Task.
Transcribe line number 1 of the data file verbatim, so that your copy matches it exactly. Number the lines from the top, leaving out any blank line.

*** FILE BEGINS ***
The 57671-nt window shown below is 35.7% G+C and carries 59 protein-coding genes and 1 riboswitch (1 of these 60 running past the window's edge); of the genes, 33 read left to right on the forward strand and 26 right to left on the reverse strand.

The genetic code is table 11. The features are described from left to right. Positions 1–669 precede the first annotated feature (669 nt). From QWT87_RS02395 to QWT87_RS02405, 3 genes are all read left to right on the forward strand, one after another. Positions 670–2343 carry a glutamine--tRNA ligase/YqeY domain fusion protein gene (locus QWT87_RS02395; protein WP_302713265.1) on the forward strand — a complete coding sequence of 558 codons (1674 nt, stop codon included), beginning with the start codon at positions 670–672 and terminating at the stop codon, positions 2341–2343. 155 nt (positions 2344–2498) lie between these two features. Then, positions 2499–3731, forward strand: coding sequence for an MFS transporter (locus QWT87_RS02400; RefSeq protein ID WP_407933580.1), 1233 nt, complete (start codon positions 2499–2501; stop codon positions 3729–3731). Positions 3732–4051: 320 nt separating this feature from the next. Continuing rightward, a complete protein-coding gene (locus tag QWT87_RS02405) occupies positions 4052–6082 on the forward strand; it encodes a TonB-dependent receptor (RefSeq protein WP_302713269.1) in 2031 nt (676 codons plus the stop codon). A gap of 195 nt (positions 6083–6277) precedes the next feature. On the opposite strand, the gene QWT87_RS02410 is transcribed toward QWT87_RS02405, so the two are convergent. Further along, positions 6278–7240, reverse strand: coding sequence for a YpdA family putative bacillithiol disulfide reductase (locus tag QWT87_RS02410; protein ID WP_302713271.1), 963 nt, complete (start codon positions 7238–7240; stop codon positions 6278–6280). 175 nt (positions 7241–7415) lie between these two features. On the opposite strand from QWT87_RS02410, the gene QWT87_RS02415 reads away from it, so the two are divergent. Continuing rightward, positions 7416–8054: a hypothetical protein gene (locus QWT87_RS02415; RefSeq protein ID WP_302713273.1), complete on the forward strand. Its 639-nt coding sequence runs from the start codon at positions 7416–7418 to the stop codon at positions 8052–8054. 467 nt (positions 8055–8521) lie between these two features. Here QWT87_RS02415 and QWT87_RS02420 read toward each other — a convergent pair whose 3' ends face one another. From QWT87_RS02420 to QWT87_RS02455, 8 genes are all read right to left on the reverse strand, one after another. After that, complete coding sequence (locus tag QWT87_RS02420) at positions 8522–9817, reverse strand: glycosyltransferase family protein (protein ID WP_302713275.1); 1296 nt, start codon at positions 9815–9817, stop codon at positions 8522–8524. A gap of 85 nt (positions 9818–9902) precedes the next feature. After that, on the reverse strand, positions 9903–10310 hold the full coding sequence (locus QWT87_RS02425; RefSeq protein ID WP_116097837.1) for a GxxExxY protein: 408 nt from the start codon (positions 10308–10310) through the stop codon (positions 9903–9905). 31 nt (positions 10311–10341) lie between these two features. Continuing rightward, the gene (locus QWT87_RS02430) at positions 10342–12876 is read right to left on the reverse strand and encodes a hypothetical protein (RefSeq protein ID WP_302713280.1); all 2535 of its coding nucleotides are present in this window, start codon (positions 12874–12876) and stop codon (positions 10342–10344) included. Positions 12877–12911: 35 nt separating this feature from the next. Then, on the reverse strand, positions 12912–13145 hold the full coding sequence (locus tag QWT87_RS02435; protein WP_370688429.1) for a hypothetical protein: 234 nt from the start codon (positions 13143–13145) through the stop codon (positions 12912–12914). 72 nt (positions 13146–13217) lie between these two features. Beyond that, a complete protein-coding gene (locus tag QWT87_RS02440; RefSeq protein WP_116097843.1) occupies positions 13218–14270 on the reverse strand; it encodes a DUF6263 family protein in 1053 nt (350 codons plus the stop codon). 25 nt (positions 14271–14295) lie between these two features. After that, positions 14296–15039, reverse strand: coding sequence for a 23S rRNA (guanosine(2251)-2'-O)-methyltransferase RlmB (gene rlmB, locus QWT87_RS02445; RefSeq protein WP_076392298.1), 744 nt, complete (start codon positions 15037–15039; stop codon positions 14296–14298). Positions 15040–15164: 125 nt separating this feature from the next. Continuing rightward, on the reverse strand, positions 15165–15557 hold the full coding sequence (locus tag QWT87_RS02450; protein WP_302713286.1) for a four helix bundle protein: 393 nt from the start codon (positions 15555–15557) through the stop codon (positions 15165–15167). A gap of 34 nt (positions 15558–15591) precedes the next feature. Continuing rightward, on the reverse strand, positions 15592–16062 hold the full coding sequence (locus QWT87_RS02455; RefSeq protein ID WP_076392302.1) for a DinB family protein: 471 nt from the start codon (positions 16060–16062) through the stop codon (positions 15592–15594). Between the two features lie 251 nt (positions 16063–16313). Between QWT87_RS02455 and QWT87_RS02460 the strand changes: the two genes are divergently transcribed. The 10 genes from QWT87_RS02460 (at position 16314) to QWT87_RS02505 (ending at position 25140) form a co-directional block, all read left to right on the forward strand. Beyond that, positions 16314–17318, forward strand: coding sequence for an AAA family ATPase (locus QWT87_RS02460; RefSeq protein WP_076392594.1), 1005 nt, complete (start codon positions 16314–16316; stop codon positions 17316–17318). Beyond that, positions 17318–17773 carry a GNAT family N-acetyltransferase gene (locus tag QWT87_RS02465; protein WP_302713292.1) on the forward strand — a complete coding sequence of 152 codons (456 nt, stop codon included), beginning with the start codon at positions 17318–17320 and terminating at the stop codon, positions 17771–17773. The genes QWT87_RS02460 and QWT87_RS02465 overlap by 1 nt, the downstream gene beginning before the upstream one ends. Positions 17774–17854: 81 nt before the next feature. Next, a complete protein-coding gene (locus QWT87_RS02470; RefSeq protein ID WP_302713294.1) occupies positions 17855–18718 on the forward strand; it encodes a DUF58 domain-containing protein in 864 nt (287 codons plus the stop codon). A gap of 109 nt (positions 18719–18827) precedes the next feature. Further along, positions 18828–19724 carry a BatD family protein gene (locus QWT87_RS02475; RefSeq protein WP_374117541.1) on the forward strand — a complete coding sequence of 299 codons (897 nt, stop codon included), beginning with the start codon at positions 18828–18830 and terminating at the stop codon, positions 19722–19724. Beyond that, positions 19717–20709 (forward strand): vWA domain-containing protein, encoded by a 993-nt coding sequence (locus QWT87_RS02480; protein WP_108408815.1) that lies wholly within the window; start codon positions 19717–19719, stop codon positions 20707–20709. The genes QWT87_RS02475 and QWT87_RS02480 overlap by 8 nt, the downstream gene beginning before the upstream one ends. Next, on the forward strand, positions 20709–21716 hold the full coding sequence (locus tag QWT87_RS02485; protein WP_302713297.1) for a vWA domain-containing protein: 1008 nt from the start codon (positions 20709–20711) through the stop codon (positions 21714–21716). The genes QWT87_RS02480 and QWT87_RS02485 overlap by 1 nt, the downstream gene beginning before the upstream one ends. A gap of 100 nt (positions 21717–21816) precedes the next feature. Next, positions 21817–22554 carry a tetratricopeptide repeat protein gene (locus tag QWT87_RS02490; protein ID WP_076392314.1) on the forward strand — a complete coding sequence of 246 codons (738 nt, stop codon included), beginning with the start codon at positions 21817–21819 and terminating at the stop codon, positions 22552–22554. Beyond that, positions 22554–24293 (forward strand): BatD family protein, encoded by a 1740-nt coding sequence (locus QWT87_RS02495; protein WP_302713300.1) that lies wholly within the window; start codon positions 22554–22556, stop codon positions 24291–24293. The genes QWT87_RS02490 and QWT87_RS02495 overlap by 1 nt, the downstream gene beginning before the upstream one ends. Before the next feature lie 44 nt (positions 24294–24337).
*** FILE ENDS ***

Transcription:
The 57671-nt window shown below is 35.7% G+C and carries 59 protein-coding genes and 1 riboswitch (1 of these 60 running past the window's edge); of the genes, 33 read left to right on the forward strand and 26 right to left on the reverse strand.